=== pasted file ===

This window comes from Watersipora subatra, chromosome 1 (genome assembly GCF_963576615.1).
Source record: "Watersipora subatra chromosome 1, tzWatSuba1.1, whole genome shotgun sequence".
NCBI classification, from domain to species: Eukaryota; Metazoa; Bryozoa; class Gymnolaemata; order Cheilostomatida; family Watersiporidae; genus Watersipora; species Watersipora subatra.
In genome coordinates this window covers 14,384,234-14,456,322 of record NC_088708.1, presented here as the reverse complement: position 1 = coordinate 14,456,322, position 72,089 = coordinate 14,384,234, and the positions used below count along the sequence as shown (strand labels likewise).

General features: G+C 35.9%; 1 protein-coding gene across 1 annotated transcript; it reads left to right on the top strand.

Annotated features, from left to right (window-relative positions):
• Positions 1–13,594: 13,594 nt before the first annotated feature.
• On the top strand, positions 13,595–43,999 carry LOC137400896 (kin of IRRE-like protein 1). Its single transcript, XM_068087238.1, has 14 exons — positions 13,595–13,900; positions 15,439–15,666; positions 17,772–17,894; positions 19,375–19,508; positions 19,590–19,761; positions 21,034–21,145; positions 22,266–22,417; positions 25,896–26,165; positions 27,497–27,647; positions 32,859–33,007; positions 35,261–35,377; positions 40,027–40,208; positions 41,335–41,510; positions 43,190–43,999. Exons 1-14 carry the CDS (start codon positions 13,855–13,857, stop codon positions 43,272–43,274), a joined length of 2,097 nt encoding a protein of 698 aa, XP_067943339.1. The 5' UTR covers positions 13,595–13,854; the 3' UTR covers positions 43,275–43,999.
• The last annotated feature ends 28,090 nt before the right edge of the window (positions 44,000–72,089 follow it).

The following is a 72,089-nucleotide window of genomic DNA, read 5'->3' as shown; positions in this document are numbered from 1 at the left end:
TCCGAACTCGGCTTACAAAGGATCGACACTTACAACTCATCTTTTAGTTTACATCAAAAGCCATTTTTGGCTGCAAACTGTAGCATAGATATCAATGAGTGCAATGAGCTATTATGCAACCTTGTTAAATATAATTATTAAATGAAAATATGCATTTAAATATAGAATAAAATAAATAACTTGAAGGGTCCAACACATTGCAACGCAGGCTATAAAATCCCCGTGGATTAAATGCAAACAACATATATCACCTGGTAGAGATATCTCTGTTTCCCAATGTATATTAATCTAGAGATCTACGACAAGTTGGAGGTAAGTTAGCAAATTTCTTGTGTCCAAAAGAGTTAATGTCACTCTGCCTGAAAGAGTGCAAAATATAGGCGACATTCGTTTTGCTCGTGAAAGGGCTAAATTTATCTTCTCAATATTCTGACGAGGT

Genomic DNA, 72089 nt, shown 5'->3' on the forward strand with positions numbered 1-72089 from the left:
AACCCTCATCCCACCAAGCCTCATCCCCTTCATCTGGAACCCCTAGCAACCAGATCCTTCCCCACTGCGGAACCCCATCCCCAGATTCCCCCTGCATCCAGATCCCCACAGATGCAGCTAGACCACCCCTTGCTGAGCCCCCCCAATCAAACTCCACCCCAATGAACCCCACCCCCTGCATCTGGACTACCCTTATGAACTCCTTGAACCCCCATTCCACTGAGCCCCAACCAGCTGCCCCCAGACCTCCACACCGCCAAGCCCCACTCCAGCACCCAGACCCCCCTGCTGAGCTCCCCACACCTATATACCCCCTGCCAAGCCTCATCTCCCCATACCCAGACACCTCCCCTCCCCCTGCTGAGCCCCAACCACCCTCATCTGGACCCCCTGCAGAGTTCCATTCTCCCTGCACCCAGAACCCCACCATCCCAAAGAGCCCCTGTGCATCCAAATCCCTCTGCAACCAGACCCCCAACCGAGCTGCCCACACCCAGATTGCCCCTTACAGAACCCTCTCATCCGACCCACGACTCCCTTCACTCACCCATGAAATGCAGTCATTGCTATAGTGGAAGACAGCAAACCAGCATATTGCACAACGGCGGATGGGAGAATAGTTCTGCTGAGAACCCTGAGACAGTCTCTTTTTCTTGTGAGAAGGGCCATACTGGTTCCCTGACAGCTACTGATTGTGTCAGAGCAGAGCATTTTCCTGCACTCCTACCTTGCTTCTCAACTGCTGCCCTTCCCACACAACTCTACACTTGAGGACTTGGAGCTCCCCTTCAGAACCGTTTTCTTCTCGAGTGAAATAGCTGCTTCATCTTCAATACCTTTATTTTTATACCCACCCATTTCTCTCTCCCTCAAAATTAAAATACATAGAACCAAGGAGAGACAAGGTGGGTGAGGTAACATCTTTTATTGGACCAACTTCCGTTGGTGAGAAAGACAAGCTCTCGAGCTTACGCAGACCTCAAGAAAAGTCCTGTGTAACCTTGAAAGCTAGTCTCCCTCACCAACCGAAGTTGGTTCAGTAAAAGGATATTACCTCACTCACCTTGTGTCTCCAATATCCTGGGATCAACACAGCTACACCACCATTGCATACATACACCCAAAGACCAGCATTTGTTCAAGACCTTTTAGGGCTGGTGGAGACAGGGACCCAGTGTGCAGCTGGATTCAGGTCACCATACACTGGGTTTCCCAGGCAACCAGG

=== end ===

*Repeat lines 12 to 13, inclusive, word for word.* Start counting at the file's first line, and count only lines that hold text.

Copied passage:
Genomic DNA, 72089 nt, shown 5'->3' on the forward strand with positions numbered 1-72089 from the left:
AACCCTCATCCCACCAAGCCTCATCCCCTTCATCTGGAACCCCTAGCAACCAGATCCTTCCCCACTGCGGAACCCCATCCCCAGATTCCCCCTGCATCCAGATCCCCACAGATGCAGCTAGACCACCCCTTGCTGAGCCCCCCCAATCAAACTCCACCCCAATGAACCCCACCCCCTGCATCTGGACTACCCTTATGAACTCCTTGAACCCCCATTCCACTGAGCCCCAACCAGCTGCCCCCAGACCTCCACACCGCCAAGCCCCACTCCAGCACCCAGACCCCCCTGCTGAGCTCCCCACACCTATATACCCCCTGCCAAGCCTCATCTCCCCATACCCAGACACCTCCCCTCCCCCTGCTGAGCCCCAACCACCCTCATCTGGACCCCCTGCAGAGTTCCATTCTCCCTGCACCCAGAACCCCACCATCCCAAAGAGCCCCTGTGCATCCAAATCCCTCTGCAACCAGACCCCCAACCGAGCTGCCCACACCCAGATTGCCCCTTACAGAACCCTCTCATCCGACCCACGACTCCCTTCACTCACCCATGAAATGCAGTCATTGCTATAGTGGAAGACAGCAAACCAGCATATTGCACAACGGCGGATGGGAGAATAGTTCTGCTGAGAACCCTGAGACAGTCTCTTTTTCTTGTGAGAAGGGCCATACTGGTTCCCTGACAGCTACTGATTGTGTCAGAGCAGAGCATTTTCCTGCACTCCTACCTTGCTTCTCAACTGCTGCCCTTCCCACACAACTCTACACTTGAGGACTTGGAGCTCCCCTTCAGAACCGTTTTCTTCTCGAGTGAAATAGCTGCTTCATCTTCAATACCTTTATTTTTATACCCACCCATTTCTCTCTCCCTCAAAATTAAAATACATAGAACCAAGGAGAGACAAGGTGGGTGAGGTAACATCTTTTATTGGACCAACTTCCGTTGGTGAGAAAGACAAGCTCTCGAGCTTACGCAGACCTCAAGAAAAGTCCTGTGTAACCTTGAAAGCTAGTCTCCCTCACCAACCGAAGTTGGTTCAGTAAAAGGATATTACCTCACTCACCTTGTGTCTCCAATATCCTGGGATCAACACAGCTACACCACCATTGCATACATACACCCAAAGACCAGCATTTGTTCAAGACCTTTTAGGGCTGGTGGAGACAGGGACCCAGTGTGCAGCTGGATTCAGGTCACCATACACTGGGTTTCCCAGGCAACCAGG